Answer: I think your orange tree is just trying to adjust to the lower light levels indoors and the changes in temperature and humidity. Once it adjusts, it should produce healthy new leaves. The culture of citrus plants is not particularly difficult if the following requirements can be met.
Temperature: Citrus plants grow best indoors with 65? days dropping five to ten degrees at night.
Light: Some direct sun is desirable for at least part of the day. During the summer, citrus plants may be placed outside to take advantage of better growing conditions and extra light. Let the plants acclimate to sunny conditions by placing them in the shade of a tree or north side of the house for the first several days. Make sure they have plenty direct light eventually. Re-acclimate them to lower light at the end of the summer by keeping them in a shady place for a week or so before bringing them back indoors.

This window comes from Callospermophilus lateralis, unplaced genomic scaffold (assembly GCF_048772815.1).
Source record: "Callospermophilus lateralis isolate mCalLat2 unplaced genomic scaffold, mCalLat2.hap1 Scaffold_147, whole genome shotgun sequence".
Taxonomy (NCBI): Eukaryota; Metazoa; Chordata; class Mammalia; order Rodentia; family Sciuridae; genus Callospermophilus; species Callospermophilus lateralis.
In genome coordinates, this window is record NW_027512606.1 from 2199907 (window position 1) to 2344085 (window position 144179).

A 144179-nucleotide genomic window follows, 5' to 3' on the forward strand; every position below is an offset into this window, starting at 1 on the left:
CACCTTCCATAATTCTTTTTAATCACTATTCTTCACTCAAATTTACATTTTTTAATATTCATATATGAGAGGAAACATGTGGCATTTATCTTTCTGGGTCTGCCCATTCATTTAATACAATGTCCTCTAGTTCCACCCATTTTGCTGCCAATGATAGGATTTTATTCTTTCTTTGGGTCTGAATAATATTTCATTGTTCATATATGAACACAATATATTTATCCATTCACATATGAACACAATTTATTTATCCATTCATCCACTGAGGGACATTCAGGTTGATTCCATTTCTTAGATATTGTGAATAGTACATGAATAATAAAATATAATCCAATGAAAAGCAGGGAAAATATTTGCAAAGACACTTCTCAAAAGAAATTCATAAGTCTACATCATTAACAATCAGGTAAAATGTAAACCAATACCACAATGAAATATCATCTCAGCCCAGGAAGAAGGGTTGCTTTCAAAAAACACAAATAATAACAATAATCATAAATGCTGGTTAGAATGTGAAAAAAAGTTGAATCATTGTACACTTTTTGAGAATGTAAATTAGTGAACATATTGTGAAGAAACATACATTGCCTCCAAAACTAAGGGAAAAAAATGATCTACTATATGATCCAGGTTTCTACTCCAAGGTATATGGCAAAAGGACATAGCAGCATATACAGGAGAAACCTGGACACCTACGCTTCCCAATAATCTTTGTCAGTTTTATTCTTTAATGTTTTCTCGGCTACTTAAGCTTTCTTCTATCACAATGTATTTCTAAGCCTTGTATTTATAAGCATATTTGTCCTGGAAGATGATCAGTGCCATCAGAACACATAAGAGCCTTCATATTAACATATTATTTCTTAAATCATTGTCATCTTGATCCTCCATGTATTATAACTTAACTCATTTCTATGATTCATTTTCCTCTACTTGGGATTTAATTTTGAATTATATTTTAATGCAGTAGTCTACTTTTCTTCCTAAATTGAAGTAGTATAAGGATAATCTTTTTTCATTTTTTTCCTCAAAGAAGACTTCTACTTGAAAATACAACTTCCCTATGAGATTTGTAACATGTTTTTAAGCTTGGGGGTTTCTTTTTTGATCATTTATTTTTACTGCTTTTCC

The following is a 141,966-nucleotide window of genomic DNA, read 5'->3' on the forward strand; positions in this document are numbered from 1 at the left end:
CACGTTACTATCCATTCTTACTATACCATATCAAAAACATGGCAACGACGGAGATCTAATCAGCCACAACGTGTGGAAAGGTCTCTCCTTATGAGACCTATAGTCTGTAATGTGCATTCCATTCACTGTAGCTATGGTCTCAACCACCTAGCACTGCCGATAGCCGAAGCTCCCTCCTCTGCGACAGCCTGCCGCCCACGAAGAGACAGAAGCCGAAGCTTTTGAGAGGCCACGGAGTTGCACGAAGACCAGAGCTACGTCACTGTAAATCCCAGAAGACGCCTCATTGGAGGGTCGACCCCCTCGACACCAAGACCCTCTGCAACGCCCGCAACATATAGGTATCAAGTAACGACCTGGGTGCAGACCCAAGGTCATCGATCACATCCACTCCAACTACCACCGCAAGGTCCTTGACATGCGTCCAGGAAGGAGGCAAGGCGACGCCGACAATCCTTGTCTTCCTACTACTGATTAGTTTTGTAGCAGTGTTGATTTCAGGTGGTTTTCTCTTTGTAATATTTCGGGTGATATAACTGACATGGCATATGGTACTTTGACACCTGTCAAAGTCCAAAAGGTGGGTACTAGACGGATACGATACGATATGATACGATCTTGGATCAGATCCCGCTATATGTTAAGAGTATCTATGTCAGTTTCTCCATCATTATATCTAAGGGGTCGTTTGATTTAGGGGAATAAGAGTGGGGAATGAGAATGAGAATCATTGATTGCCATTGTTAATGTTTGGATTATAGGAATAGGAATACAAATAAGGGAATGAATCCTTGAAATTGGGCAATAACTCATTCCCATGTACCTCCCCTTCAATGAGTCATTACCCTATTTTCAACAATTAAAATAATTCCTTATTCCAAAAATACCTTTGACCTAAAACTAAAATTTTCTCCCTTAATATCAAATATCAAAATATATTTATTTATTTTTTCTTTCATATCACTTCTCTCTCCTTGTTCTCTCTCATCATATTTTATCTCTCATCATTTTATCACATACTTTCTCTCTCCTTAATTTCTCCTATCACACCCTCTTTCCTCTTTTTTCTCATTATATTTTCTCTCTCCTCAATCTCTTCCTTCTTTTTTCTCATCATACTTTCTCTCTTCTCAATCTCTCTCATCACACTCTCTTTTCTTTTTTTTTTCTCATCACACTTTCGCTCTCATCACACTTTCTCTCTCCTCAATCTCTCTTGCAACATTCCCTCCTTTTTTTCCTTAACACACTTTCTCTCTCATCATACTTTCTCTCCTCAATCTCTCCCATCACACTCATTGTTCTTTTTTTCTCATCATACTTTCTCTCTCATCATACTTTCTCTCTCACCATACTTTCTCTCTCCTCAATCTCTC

Soil: A soil containing a fair amount of organic matter (leafmold, peatmoss or compost) is desirable. Since citrus plants prefer acid conditions, use peat in the potting mix to help keep the pH down. Use about one-third sterile potting soil, one-third perlite or vermiculite, and one-third peat or other organic matter in the potting mix.
Fertilizer: Use a fertilizer formulated specially for acid-loving plants, mixed so it's half the recommended strength. Fertilize the plant only when it is actively growing, usually April through August or September.
Pests: Scale, whitefly, and spider mites are some of the more common pests of citrus. Many insects can be prevented from gaining much ground by making sure the foliage is kept clean by periodically washing the leaves. Pay special attention to the undersides as well as the tops of leaves. To treat insects chemically, check garden centers for products currently approved for use on houseplants.
Hope these growing tips are helpful!
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